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Winning

10 Apr

1760745(PICK IT)

Author: Jack Welch

Genre: Biography

First Published: 2005

Page Count: 480

Type: Paperback

Film/ TV Adaptation: No

Rating: 4/5 Stars

 

Winning is the perfect book for anyone looking to take the initial plunge into the area of literature related to business.

__________________Positives__________________

*Easy to Understand     *Interesting Anecdotes

___________________Negatives_____________________

*Disagree with Some Sections

“Before you are a leader, success is all about growing yourself. When you become a leader, success is all about growing others.” Jack Welch was the CEO of General Electric and has forty years under his belt with the company. Over the years, Welch has been asked numerous business related questions because of his successful management style and business know-how. Winning brings together the most important questions and gives the reader a great business book that goes over everything from work-life balance to crisis management.

I wish when I had started reading books about business I had started with this book. It is incredibly easy to understand which means that it will be easier to recall Welch’s advice in the future. The author’s voice is very relatable and his examples and advice are straight forward and concise. The book also doesn’t come off like a text-book but more of a casual Q&A with the author which keeps it interesting. Welch’s anecdotal stories are interesting and perfect examples to prove each point of the chapter.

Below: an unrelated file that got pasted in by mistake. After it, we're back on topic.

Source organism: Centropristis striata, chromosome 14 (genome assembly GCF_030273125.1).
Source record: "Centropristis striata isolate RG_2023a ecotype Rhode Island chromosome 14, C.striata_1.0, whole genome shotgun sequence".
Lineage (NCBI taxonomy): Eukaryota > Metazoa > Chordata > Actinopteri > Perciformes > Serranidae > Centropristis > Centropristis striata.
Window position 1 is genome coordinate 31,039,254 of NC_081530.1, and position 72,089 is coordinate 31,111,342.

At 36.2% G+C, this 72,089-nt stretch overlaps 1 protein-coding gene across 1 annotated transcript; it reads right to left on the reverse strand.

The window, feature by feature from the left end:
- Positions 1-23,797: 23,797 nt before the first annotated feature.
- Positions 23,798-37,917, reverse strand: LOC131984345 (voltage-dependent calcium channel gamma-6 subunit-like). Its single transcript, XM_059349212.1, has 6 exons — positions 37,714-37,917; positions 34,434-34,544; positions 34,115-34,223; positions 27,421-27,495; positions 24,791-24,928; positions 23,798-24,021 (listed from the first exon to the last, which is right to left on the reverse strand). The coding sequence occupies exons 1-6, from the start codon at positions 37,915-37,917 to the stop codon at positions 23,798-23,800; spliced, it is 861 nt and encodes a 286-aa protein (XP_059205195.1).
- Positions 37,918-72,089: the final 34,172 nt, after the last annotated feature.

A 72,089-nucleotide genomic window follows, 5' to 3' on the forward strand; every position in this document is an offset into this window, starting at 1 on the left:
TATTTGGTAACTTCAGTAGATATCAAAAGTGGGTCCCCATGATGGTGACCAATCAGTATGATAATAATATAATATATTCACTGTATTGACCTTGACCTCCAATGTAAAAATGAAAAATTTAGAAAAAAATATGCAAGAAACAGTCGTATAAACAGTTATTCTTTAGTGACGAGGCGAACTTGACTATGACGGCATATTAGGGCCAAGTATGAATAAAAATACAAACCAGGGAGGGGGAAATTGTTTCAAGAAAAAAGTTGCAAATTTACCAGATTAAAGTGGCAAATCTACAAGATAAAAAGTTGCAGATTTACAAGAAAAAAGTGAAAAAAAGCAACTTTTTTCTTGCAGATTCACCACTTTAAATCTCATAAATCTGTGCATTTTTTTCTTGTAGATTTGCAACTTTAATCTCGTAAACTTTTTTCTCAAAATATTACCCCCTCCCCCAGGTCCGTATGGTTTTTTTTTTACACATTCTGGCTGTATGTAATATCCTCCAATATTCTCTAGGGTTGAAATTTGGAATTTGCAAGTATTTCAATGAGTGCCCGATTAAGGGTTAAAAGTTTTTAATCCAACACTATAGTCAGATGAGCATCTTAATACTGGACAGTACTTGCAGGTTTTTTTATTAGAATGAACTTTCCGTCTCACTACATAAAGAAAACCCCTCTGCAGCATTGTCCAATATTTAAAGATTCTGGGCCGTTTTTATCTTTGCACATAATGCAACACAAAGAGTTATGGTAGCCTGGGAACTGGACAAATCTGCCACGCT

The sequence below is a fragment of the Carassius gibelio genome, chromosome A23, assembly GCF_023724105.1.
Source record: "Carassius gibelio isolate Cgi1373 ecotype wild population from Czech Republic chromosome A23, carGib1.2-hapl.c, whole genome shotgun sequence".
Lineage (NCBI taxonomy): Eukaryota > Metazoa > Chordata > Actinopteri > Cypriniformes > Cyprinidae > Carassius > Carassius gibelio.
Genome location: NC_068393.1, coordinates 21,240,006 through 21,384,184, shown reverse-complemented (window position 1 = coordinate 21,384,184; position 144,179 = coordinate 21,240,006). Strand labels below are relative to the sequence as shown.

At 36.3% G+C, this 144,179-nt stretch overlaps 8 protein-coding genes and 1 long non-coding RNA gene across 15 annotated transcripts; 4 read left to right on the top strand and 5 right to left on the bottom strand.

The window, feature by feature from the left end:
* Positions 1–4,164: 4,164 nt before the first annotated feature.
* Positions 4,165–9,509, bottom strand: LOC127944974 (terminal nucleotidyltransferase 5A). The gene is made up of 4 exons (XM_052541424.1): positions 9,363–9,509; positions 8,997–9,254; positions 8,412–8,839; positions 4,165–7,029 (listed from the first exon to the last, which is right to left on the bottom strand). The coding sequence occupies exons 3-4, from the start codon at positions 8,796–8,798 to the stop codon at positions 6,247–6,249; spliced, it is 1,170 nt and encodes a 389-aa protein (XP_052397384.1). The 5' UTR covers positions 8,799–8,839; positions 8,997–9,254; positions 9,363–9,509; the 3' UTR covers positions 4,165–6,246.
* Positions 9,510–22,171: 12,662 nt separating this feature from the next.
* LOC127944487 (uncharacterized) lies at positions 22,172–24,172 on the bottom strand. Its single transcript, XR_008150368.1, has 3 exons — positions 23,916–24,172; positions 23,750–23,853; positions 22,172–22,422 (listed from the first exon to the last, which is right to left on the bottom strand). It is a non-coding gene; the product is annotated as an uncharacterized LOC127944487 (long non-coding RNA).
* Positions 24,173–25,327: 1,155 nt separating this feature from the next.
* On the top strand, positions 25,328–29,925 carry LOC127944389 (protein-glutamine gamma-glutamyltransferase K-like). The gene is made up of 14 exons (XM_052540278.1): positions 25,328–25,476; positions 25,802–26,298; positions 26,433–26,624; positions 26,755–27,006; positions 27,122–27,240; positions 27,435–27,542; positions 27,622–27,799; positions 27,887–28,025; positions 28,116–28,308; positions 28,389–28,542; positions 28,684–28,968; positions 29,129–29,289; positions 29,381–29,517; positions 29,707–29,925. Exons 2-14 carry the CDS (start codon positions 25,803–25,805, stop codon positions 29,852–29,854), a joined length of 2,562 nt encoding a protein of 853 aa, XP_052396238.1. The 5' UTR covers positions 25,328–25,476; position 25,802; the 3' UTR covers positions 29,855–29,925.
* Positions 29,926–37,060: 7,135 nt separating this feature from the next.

This book is a quick read because the stories and advice are so easy to absorb. However, in some instances I found that I didn’t agree with all of his advice, even though these instances were few and far between. A lot of the advice that I was at odds with seemed to be a product of the fact that Welch and I are from two different generations of the American work force. He is very much of the mind-set that your entire life should only revolve around work and, as a result, he wasn’t very sympathetic to the plight of working mother’s. He definitely acknowledges that balancing the pressures of work and life outside of work are a challenge, but I got the feeling he looked at these people who don’t completely dedicate themselves to work because they have kids, etc, as second class workers who are less likely to rise up except in certain cases. With the cost of living being so high in many places, most families need two incomes to survive which means work-life balance and how people work is changing dramatically from when he used to work for GE. Some of his thinking might already be dated but only the future will tell.

I highly suggests beginners in the world of business literature pick up this book first. It isn’t dry like most business books can come across and it covers a wide range of topics. Each chapter is thorough and Welch gives clear direction about how to take on each topic he presents in the book. I’ll definitely have to look into his other books, because he seems to have a wealth of knowledge that go beyond what can be captured in one book.

 

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